46936Re: [civilwarwest] Envelopment
- Jan 20, 2011I believe there is a fine line differance between flank and envelopment attacks. In appearance, they are often the same with similar results. It would be my choice of an attack as opposed to a frontal attack. Everything said, at Chattanooga, the main reason Grant won was General Braxton Bragg/Ron--- Original Message -----From: Patricia SwanSent: Thursday, January 20, 2011 2:47 PMSubject: [civilwarwest] Envelopment
I thought that "envelopment" meant going around the flank(s) to get
behind the enemy, not just attacking on the flank(s). If this is a
correct definition, then Grant's plans at Chattanooga would seem to be
flank attacks, not envelopments. Sherman was to get up on Missionary
Ridge at the north end and "roll up" Bragg's army from that point.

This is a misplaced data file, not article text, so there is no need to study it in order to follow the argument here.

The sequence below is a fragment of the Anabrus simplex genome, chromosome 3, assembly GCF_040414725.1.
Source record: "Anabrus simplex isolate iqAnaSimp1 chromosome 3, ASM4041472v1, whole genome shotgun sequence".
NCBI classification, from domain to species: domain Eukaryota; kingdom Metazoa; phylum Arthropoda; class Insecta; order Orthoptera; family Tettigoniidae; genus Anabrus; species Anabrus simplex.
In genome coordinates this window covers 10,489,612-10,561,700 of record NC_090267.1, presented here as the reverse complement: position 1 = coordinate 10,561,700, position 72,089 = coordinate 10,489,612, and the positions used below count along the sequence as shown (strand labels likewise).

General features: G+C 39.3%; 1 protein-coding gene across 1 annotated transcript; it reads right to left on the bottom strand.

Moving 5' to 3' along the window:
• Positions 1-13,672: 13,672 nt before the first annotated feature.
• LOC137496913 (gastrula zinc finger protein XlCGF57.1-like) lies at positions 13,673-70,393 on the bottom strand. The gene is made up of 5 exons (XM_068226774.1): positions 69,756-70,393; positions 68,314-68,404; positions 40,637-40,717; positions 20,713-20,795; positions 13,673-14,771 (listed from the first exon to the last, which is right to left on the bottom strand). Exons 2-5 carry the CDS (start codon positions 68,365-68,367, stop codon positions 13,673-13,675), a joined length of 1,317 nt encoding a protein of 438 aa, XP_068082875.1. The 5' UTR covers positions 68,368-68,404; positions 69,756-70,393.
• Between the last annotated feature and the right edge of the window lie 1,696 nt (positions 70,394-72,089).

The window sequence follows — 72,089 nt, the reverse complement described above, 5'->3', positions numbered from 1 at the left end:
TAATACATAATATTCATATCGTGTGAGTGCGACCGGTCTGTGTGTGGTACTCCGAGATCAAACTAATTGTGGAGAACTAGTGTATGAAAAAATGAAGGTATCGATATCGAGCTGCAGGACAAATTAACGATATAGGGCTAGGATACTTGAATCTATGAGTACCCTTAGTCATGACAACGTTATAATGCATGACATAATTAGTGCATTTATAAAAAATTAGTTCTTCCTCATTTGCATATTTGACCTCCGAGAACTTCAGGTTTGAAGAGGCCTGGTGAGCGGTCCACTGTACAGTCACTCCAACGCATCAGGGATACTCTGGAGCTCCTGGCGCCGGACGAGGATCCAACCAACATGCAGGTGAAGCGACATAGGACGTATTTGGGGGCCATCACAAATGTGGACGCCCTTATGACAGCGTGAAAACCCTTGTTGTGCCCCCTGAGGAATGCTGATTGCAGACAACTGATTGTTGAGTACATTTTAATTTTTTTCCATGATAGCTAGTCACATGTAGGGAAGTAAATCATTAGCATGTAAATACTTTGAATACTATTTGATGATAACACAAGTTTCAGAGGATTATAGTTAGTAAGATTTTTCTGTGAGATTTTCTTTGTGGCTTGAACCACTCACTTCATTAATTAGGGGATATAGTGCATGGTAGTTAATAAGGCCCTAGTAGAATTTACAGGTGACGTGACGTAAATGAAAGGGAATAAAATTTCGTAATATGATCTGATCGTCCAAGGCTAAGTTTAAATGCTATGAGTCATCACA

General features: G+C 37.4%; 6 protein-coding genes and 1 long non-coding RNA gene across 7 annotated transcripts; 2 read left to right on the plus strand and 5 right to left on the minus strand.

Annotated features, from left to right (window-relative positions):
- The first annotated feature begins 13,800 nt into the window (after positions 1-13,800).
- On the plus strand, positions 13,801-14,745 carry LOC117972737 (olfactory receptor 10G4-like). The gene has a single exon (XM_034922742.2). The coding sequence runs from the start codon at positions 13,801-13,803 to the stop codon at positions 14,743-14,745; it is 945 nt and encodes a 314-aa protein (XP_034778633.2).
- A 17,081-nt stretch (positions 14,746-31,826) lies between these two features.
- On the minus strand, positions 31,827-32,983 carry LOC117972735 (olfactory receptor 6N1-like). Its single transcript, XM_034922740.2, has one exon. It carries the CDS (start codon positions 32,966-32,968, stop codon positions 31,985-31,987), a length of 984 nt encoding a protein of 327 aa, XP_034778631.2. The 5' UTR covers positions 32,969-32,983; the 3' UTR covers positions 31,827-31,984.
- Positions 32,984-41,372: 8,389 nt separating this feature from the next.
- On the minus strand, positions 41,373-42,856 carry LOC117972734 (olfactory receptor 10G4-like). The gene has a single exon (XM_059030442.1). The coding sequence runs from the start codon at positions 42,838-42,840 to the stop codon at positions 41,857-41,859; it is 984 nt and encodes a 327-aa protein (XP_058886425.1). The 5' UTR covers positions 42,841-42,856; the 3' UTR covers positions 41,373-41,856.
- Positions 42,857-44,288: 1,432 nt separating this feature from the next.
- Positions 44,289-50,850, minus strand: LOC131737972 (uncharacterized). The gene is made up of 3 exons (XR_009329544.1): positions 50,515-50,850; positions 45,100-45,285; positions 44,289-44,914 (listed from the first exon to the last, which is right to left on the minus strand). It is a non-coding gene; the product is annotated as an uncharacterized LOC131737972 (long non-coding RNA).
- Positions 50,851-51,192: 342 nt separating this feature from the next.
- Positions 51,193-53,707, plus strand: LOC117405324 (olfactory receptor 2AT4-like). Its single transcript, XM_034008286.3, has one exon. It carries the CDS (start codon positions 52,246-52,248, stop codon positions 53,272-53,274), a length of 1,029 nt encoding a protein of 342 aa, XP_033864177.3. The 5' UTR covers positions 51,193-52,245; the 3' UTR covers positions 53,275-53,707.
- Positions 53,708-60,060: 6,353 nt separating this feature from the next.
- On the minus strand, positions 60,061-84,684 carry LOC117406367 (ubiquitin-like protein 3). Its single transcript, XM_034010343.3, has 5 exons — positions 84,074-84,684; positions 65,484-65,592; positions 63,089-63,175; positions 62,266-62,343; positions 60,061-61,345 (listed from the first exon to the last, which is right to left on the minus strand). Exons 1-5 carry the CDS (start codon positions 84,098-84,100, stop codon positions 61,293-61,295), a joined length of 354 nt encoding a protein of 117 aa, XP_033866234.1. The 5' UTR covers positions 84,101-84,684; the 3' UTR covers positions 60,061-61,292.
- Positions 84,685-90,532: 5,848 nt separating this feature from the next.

Hooker was to do likewise at the south end. Thomas was to hold the
middle. As it turned out, Thomas' troops broke through the middle,
aided by a somewhat late attack on the Confederate left flank by
Hooker. Sherman was stopped by Cleburne's troops and did not "roll up"
Bragg's army from his right flank. Thus, Grant's plans for attacks on
Bragg's flanks were not very successful, while Thomas's troops did more
than their planned part. It seems, therefore, that this battle was not
a good example of attacks on the flank(s) and certainly not an envelopment.
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